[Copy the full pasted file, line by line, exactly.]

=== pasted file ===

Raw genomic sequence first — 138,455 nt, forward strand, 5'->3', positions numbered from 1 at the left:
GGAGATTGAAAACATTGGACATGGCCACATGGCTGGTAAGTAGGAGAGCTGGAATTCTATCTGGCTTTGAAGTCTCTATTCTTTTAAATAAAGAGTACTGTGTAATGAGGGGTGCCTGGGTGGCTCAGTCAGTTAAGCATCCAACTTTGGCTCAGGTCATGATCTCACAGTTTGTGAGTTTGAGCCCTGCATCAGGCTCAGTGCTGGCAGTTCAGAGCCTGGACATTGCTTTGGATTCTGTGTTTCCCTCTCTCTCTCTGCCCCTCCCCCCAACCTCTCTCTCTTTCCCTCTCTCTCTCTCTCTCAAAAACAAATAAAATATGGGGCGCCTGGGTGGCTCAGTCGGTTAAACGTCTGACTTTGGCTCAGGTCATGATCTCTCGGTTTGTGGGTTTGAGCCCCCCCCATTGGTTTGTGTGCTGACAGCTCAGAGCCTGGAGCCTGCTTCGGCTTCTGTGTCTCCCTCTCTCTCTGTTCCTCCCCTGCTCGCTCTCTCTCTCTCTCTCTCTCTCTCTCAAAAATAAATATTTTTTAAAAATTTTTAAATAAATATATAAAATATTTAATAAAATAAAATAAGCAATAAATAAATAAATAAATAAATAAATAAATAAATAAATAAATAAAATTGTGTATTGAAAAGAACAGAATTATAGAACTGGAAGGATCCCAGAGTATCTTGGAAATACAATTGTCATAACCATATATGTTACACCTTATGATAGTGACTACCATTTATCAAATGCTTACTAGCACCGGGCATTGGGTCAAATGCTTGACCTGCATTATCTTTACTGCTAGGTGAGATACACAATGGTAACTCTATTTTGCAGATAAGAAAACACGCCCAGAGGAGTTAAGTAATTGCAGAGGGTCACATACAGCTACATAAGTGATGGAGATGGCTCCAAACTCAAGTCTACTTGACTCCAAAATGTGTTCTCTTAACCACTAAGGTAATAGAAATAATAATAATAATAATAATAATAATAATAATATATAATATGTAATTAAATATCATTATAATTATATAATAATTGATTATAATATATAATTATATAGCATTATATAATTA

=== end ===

Raw genomic sequence first — 138,455 nt, forward strand, 5'->3', positions numbered from 1 at the left:
GGAGATTGAAAACATTGGACATGGCCACATGGCTGGTAAGTAGGAGAGCTGGAATTCTATCTGGCTTTGAAGTCTCTATTCTTTTAAATAAAGAGTACTGTGTAATGAGGGGTGCCTGGGTGGCTCAGTCAGTTAAGCATCCAACTTTGGCTCAGGTCATGATCTCACAGTTTGTGAGTTTGAGCCCTGCATCAGGCTCAGTGCTGGCAGTTCAGAGCCTGGACATTGCTTTGGATTCTGTGTTTCCCTCTCTCTCTCTGCCCCTCCCCCCAACCTCTCTCTCTTTCCCTCTCTCTCTCTCTCTCAAAAACAAATAAAATATGGGGCGCCTGGGTGGCTCAGTCGGTTAAACGTCTGACTTTGGCTCAGGTCATGATCTCTCGGTTTGTGGGTTTGAGCCCCCCCCATTGGTTTGTGTGCTGACAGCTCAGAGCCTGGAGCCTGCTTCGGCTTCTGTGTCTCCCTCTCTCTCTGTTCCTCCCCTGCTCGCTCTCTCTCTCTCTCTCTCTCTCTCTCAAAAATAAATATTTTTTAAAAATTTTTAAATAAATATATAAAATATTTAATAAAATAAAATAAGCAATAAATAAATAAATAAATAAATAAATAAATAAATAAATAAATAAAATTGTGTATTGAAAAGAACAGAATTATAGAACTGGAAGGATCCCAGAGTATCTTGGAAATACAATTGTCATAACCATATATGTTACACCTTATGATAGTGACTACCATTTATCAAATGCTTACTAGCACCGGGCATTGGGTCAAATGCTTGACCTGCATTATCTTTACTGCTAGGTGAGATACACAATGGTAACTCTATTTTGCAGATAAGAAAACACGCCCAGAGGAGTTAAGTAATTGCAGAGGGTCACATACAGCTACATAAGTGATGGAGATGGCTCCAAACTCAAGTCTACTTGACTCCAAAATGTGTTCTCTTAACCACTAAGGTAATAGAAATAATAATAATAATAATAATAATAATAATAATATATAATATGTAATTAAATATCATTATAATTATATAATAATTGATTATAATATATAATTATATAGCATTATATAATTA